The first day, March 10, of member previews of the Marina Abromovic retrospective at MoMA, Steve Cannon asked me to take him up there to say hello to her. He remembered interviewing her by email eight years ago when she spent 6 weeks living in three exposed, spartan rooms at Sean Kelly gallery for House with an Ocean View.
In "The Artist Is Present", on MoMA's second floor, he understood she would be present, and therefore wanted to present himself to her and mention he'd interviewed her. "The Artist Is Present" consists of Marina sitting at a table, for three months of MoMA open hours, in the middle of a large open space under massive lights from four corners. Museum attendees are invited to individually sit across from her. She does not speak. She barely emotes. She sometimes rests and shifts when she needs to. When we got there, there was a line to sit with the artist. We didn't notice the line, and when the middle-aged tourist who had been placidly staring Marina down got up, I tried to guide Steve out there. Naturally the next person in line moved faster and we retreated. It would have been very curious to have heard and seen Steve trying to engage the Present Marina: the perfect communication of the blind with the mute. The power of many of her works does derive from her visual impact as a tall, very striking, seemingly ageless woman, and the long dress she wears during The Artist Is Present emphasizes that. Yet performance art is a field whose aesthetics derive very little from visuality itself and can primarily consist of description. Some of Marina's best works are rejected proposals. Many are explicitly self-destructive or masochistic to the point of the audience having to call 911 to revive the artist. The best, indeed, rely on trust games with the audience. Documentation is the form in which performance art becomes present and possessable by museums. This means it's more perceptible to the blind than almost anything else that has grown from the Visual Art field (touchable sculptures and sound installations still cling to a certain visual-spatial approach), at the expense of reliance on the verbal. The rest of the retrospective fills the sixth floor. MoMA makes a point of announcing that this is their first performance art retrospective. It's also a great deal of attention given to a female artist, one who is, as she puts it, the "grandmother" of performance art. In the seventies her work was done in collaboration with German partner Ulay, and the documentation makes it seem that she was the more passionate and dedicated to the interventions they staged, higher profile, the brains of the operation. My favorites are those done with no props, or few, like AAA AAA AAAA (in which they scream louder and louder at each other) or one in which they slap each other. Perhaps the best-known is "Rest Energy"(video), consisting of Marina holding a bow with Ulay holding an arrow cocked in it towards her heart. The best of these were videos - only the less dangerous are reperformed in the retrospective, prompting accusations of a declawing by historical institution. Marina and Ulay's relationship was their work and vice versa, and their collaboration ended through hiking along the Great Wall of China towards each other and then separating. In her maturity, Marina's performances and films tap her Slavic roots and often include dedications and reperformances of other artists' work. Marina's own work is reperformed in shifts by an army of the body-aware. One of the best is that in which she and Ulay stood naked in a narrow doorway facing each other, while everyone who entered the gallery pushed past them. In the reperformance the gap between them was made large enough to pass by without turning sideways, which Marina was uncomfortable about, but arguably the average body passing through in 2000s America is larger than that in 1970s Europe - a suggestion that, when I brought it up, was considered a bit taboo. When Steve passed through between his two dates, we suggested he face the woman and we the man. He gently stepped on the man's feet and rubbed noses with the woman.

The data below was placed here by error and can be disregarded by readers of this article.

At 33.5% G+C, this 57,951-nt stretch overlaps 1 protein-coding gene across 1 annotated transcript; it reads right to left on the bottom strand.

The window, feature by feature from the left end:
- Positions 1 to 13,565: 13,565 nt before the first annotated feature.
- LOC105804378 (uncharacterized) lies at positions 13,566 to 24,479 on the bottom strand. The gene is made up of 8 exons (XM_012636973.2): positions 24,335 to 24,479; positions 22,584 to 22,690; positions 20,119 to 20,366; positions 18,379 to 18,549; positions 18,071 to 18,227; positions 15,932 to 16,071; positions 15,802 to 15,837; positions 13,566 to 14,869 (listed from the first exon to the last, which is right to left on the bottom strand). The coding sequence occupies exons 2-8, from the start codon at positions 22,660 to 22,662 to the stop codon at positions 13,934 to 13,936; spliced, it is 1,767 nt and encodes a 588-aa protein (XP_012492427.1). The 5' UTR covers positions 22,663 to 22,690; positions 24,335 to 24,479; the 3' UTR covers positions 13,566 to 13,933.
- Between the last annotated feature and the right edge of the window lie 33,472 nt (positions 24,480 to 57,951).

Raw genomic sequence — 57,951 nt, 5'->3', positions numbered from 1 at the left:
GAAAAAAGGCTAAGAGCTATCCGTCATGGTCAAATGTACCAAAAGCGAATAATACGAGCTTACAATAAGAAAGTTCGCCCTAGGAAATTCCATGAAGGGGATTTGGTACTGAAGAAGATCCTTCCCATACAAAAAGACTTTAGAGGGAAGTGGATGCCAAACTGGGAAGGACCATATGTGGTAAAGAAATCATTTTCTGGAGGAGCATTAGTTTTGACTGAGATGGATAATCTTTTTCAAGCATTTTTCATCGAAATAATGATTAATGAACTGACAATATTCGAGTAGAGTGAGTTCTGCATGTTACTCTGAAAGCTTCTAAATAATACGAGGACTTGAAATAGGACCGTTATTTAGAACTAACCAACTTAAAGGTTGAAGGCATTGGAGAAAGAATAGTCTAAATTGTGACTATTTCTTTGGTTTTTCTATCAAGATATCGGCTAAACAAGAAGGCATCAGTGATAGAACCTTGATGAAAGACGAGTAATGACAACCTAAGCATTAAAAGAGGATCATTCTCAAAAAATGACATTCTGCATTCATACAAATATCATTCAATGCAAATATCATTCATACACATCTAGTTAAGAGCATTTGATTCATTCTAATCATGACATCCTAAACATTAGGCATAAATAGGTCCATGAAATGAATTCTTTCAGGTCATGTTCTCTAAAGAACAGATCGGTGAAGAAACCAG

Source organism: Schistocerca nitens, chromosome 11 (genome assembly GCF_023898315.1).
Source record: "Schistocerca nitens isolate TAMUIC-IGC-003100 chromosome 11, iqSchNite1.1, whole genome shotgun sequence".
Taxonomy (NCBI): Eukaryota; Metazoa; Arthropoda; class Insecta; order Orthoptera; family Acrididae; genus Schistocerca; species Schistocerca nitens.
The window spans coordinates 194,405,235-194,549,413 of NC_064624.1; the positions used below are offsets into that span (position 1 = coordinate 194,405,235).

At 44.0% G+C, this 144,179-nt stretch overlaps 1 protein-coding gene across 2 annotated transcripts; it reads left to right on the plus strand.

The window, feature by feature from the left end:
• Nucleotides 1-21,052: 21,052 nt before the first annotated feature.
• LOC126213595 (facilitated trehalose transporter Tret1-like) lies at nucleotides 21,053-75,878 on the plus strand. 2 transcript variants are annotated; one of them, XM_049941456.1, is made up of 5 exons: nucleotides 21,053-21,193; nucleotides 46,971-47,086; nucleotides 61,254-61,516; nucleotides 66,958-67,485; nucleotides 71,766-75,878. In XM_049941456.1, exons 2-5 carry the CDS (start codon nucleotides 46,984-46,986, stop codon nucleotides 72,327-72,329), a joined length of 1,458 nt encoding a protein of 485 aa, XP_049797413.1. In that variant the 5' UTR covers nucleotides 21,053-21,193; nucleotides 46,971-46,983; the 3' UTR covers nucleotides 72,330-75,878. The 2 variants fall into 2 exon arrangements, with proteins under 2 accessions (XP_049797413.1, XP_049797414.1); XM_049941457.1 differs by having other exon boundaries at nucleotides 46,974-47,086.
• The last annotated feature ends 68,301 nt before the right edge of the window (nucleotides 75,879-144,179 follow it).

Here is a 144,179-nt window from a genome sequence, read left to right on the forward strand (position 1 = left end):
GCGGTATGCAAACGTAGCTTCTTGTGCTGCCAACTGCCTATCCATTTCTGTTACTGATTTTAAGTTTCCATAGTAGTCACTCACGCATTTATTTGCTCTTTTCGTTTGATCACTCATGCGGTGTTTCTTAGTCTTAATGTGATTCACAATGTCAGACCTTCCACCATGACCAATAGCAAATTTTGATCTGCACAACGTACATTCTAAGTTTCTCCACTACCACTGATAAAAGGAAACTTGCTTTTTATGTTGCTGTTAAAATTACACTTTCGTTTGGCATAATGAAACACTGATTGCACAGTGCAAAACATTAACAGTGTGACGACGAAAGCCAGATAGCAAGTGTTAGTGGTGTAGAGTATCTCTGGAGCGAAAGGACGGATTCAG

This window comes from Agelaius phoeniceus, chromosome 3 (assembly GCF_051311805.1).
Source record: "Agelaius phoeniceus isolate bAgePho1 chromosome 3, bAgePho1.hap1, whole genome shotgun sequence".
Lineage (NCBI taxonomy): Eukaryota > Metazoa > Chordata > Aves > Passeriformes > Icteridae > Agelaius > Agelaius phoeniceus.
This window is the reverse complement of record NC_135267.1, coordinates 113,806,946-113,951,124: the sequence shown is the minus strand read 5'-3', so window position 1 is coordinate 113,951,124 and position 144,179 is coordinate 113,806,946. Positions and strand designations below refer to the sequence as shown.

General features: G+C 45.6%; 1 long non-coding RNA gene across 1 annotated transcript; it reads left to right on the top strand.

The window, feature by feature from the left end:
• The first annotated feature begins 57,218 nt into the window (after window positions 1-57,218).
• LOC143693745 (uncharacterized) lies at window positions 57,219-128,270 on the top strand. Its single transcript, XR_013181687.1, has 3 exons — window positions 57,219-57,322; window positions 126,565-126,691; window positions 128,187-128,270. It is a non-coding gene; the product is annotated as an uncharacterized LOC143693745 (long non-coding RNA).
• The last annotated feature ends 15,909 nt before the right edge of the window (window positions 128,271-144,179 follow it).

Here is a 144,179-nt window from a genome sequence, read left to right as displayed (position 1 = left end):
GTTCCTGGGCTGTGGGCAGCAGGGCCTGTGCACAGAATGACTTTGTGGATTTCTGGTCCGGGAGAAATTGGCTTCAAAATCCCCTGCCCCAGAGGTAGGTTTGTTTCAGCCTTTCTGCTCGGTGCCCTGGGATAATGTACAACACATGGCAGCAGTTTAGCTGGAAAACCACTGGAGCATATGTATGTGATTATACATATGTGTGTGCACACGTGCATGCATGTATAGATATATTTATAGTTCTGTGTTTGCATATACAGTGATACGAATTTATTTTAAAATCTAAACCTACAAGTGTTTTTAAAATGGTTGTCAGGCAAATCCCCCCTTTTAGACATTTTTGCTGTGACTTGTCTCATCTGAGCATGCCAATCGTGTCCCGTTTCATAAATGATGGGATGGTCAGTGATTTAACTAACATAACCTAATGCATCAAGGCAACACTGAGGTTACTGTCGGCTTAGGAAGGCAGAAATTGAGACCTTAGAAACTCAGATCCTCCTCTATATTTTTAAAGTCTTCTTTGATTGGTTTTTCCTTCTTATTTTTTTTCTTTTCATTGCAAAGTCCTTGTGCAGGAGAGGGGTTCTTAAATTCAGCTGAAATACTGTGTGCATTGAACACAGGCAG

The most interesting part of this was peoples' expressions as they came through. A camera crew shooting a feature film documentary on Marina noticed us, and later interviewed Steve and the female performer about experiencing art after losing his sight. "Do you smell them?" were among the stranger questions. My co-date Hilary Maslon answered: "He smokes, he can't smell anything." In his usual humor, Steve claims that he writes about art easily by just saying what the artist says. One element of this show was that the art itself could potentially react to how I was describing it - although the performative discipline is not to do so. The performer enjoyed, as I would too, the occasional jostling and scratches, that provided some relief from standing in one place for two hours or more. After all, when you've set yourself up to break down your physical boundaries with strangers, violation is the best possible thing that could happen, and yet distance reasserts itself as it must. The prescriptiveness of the verbal documentation and proposals convey far better than any warm analysis the numinosity, zen or shamanistic qualities of Marina's art.